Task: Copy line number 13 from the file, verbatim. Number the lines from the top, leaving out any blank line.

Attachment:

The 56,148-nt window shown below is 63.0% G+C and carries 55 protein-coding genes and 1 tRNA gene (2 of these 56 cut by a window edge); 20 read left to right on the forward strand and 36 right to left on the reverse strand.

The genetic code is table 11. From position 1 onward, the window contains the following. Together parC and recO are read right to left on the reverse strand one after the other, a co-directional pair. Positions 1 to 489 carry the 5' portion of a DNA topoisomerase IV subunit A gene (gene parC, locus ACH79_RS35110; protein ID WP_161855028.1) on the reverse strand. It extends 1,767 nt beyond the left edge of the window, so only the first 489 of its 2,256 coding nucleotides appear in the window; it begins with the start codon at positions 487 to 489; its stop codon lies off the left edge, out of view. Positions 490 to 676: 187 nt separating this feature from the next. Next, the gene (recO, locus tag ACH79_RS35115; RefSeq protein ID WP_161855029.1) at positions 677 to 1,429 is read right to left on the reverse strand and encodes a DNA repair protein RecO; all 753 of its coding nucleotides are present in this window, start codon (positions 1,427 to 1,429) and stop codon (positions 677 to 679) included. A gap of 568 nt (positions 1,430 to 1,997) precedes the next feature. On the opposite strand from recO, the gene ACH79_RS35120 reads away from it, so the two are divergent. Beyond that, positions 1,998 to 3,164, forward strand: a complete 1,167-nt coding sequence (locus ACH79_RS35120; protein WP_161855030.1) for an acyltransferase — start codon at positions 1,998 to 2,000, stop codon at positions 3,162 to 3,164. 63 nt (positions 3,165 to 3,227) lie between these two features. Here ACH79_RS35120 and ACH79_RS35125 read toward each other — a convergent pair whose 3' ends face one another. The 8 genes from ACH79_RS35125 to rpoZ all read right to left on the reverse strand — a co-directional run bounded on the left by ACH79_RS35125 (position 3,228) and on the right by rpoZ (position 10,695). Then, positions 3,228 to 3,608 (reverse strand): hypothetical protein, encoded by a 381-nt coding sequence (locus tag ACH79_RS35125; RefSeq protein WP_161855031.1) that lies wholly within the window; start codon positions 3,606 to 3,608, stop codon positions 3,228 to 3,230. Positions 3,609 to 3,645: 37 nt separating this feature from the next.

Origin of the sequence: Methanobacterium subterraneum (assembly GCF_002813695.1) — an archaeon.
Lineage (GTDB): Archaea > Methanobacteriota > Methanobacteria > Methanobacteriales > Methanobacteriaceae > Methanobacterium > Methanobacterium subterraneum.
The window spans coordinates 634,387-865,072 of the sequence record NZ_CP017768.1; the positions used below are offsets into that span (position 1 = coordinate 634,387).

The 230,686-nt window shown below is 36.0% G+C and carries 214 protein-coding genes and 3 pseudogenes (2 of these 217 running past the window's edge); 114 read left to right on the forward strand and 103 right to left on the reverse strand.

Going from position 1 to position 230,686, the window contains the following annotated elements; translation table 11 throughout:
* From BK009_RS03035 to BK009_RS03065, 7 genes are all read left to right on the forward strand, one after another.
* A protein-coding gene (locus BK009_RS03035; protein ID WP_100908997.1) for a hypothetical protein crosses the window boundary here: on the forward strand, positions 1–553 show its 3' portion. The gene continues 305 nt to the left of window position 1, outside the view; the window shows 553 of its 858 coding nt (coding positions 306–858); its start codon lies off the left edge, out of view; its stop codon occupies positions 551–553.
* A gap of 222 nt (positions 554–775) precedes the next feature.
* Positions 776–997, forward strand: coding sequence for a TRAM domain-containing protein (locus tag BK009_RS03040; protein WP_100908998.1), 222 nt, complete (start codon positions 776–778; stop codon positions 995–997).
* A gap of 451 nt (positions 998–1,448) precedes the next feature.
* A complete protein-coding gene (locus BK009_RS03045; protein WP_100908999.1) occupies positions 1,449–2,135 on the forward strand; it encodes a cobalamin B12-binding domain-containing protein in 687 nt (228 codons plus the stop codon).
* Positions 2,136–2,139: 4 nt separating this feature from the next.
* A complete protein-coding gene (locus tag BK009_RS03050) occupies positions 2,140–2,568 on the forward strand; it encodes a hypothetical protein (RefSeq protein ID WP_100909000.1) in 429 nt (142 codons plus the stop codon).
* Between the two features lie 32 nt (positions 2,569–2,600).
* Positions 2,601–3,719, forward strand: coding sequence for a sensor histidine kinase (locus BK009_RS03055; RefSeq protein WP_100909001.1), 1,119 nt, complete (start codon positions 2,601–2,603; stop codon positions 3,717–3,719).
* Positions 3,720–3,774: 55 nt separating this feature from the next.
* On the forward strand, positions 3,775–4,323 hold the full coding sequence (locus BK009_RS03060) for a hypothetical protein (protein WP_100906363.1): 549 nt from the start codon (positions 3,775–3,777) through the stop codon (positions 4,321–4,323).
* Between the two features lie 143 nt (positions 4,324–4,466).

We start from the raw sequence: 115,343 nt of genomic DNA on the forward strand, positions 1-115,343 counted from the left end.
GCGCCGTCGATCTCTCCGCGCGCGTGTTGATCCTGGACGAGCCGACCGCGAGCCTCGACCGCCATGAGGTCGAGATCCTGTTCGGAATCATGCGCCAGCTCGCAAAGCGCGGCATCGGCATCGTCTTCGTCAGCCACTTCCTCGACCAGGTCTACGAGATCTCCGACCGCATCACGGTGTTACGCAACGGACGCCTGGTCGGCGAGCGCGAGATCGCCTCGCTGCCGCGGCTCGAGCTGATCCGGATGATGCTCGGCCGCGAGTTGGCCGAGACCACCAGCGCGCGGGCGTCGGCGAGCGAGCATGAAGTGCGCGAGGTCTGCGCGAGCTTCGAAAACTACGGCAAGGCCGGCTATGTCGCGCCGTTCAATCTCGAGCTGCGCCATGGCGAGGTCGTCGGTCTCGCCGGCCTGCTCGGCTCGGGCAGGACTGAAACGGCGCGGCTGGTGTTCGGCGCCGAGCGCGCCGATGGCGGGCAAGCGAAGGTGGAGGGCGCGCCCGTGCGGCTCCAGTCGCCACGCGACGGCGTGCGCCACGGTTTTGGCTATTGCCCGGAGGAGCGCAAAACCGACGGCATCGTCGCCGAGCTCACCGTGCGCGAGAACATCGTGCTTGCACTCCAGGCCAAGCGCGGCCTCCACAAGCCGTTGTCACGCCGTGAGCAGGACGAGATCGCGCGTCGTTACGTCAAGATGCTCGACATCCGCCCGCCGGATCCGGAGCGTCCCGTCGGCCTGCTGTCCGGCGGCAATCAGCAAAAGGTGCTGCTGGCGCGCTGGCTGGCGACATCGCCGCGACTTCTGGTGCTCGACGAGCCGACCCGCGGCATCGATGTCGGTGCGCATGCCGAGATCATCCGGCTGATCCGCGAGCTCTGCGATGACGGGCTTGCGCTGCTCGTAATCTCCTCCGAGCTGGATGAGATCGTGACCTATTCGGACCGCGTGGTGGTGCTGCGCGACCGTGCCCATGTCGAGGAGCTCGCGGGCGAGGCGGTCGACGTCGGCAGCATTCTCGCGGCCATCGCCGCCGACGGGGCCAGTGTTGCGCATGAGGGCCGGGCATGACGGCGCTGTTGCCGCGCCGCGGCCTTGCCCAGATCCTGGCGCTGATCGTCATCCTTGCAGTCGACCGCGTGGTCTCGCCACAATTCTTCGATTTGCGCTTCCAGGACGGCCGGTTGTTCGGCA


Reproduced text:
* A complete protein-coding gene (locus BK009_RS03045; protein WP_100908999.1) occupies positions 1,449–2,135 on the forward strand; it encodes a cobalamin B12-binding domain-containing protein in 687 nt (228 codons plus the stop codon).